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Tuesday, 24 May 2011

T-Mobile seems the second victim of a failing earnings model: scraps 500 jobs in The Netherlands alone

A few weeks ago I wrote in “The unbearable heaviness of being…” already about the dark clouds that were gathering above the heads of the behemoths in the telecom business KPN, Vodafone and T-Mobile. These clouds were formed by the telco company’s customers using free downloadable and (almost) no-charge apps and tools to make telephone calls or send SMS’s, instead of the dearly paid services offered by the telephone companies itself: Skype calls instead of normal telephone calls and Whatsapp messages instead of a normal SMS . I wrote:

As a CEO of a large mobile phone company you suffer from the fact that:
  •  Skype took away your expensive paid-per-minute phone calls (about €0.15 per minute) inside your own country and network
  • Skype took away your extremely expensive paid-per-minute roaming phone calls (about €0.50 - €1.00+ per minute) for calling abroad in and outside the European Union 
  • Twitter / Whatsapp / Ping took away your even more expensive Short Message Service (SMS): €0.20 for sending 250 bytes(!) of information. 
  • Youtube and other streaming video applications are sucking up your bandwidth, while your customers are complaining about the slowliness of your services. 
  • You were so stupid to offer your customers unlimited bandwidth usage on their smartphone, if they would sign a 2-yr contract and buy an Apple iPhone for a lousy €150 and €29.95 per month 
  • Everybody is angry with you, when you pinch off Twitter / Whatsapp / Skype and Youtube from your mobile internet access. 
  • Your shareholders ‘smell’ that your earnings model is under heavy pressure from these developments and they are fearing a losing investment if they keep your stock. 
And now it seems that this changing behavior of its customers claimed the second victim in the Telecom business, after Dutch telecom provider KPN had already announced heavy job losses.

The Dutch financial newspaper “Het Financieel Dagblad” ( writes that the Dutch branch of T-Mobile is planning on scrapping a quarter of its jobs (link in Dutch). Here are some pertinent snips:

T-Mobile scraps quarter of its jobs in The Netherlands 
Telecom company T-Mobile scraps about a quarter of the 1900 jobs at its subsidiary in The Netherlands, after revenue and profit of the company dropped strongly at the start of this year. People involved in this matter announced this to this newspaper under condition of strict anonimity. 
The earnings model of the telecom business is currently under fire, due to cannibalisation of paid telecom services by free chat services and social media. On top of that, T-Mobile insufficiently succeeds in keeping the costs under control. 
The subsidiary of Deutsche Telekom is – after KPN – the second large mobile phone provider to queer its own pitch deeply to turn the tide of dimishing revenues and profits. 
T-Mobile initially trivialized the alarm signals that were sent out by KPN. At the beginning of May,2011, however, the Dutch branch of the German company had to state that the Q1-revenues dropped by 5%, in spite of a substantial increase of customer numbers. Profits dropped almost with 20%. A spokesperson of T-Mobile states, when asked, that the company looks for measures to increase efficiency, but that he is not aware of actual numbers of jobs to be lost.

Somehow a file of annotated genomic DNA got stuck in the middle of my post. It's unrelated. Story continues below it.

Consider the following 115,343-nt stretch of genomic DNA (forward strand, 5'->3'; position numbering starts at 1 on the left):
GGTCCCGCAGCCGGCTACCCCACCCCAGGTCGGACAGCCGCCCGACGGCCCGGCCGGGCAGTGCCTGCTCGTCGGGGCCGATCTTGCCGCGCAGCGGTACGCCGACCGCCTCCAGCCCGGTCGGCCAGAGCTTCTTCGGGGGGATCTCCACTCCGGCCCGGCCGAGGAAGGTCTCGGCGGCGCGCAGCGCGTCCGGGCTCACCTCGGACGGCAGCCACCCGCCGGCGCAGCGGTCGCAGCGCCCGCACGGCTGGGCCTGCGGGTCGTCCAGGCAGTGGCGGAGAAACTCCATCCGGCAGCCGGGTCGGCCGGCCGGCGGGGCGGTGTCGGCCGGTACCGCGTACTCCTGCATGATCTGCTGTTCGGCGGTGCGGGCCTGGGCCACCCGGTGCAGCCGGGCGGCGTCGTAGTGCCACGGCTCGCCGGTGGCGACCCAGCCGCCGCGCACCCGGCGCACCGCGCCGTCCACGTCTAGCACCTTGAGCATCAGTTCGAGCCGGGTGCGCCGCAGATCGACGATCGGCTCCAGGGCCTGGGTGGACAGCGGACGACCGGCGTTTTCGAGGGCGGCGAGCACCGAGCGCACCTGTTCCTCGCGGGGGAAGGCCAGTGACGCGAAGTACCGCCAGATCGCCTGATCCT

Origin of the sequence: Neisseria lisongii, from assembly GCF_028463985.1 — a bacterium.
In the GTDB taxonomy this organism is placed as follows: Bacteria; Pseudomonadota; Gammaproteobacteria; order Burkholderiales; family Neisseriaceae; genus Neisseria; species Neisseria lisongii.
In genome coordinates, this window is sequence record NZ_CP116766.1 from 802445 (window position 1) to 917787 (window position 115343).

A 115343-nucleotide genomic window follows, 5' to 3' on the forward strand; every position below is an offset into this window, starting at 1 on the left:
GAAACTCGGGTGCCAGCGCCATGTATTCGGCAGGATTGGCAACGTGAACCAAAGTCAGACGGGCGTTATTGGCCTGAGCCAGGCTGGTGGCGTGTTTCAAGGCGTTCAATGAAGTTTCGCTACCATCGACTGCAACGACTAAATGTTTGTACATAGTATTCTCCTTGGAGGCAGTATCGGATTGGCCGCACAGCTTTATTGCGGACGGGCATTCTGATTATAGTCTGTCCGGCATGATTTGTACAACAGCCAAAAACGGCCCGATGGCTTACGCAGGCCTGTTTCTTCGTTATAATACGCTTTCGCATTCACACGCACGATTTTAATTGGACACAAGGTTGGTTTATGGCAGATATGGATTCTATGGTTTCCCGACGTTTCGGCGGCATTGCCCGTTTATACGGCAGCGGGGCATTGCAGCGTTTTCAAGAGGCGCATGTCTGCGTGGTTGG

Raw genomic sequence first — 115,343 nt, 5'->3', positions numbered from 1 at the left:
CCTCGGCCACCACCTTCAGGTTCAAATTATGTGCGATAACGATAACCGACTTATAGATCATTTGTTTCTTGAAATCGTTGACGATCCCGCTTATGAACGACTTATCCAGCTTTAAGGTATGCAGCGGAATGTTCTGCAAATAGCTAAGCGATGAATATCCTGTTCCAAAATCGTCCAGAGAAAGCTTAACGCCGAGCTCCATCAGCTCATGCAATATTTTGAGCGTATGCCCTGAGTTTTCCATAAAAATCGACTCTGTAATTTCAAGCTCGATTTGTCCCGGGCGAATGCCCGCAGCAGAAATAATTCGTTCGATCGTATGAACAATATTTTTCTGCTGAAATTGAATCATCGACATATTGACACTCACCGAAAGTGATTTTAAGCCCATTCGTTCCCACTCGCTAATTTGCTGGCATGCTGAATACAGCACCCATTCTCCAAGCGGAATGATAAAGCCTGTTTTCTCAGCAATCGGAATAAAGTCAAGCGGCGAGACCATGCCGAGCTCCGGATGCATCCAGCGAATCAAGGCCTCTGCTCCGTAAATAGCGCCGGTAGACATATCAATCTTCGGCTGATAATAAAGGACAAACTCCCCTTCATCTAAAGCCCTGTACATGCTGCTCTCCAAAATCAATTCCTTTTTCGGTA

The telecom industry suffers from strict regulation of tariffs by the local and European government and a structural diminishing of SMS and speech traffic. Besides that, T-Mobile lost the exclusive right in The Netherlands to sell Apple iPhones. Customer loyalty is under pressure since Vodafone and KPN are also allowed to sell the appliance.

All three smartphone providers in The Netherlands – KPN, Vodafone and T-Mobile –  try to gain more revenues by:
  • Either pinching off popular no charge-services, like Ping, Whatsapp and Skype in their standard smartphone packages they sell the most.
  • Or charging their customers more for the data they transfer.
Besides that, Vodafone wants to ask Apple and Google for sharing in the investments in the European smartphone infrastructure.

Two weeks ago I wrote: 
Pinching off all free services that threaten the phone company’s cash cows, is just as succesful as putting your thumb in the dykes and levies when the Mississippi is flooding. It might help for a while, but in the end the water runs over you, or in this case: the competion that does offer access to the free services of internet for a low fixed price per month. 

That the competition than will not earn as much money as the original telco’s did, is something that the new telco companies can account for in their business models. But the old telco’s will not win this battle in the end when they don’t change their attitude and behavior.

I am pessimistic about the willingness of Apple and Google to invest in the European smartphone infrastructure, as these companies have their own issues to deal with and can live without investing top dollar into a telephone network.

I’m even more pessimistic about the earnings model of the European mobile phone industry, if the number of smartphones remains increasing, as it does now. Instead of telephone calls and SMS services being cash cows that earn the telephone companies billions of Euro’s every year, it seems that mobile internet is turning into a utility that just needs to be there with acceptable speeds for the lowest price. The telephone services then disappear “in the cloud”, out of grasp for the telephone providers as we knew them until now.

For the mobile phone providers I would say: “it was a nice party, as long as it lasted”.

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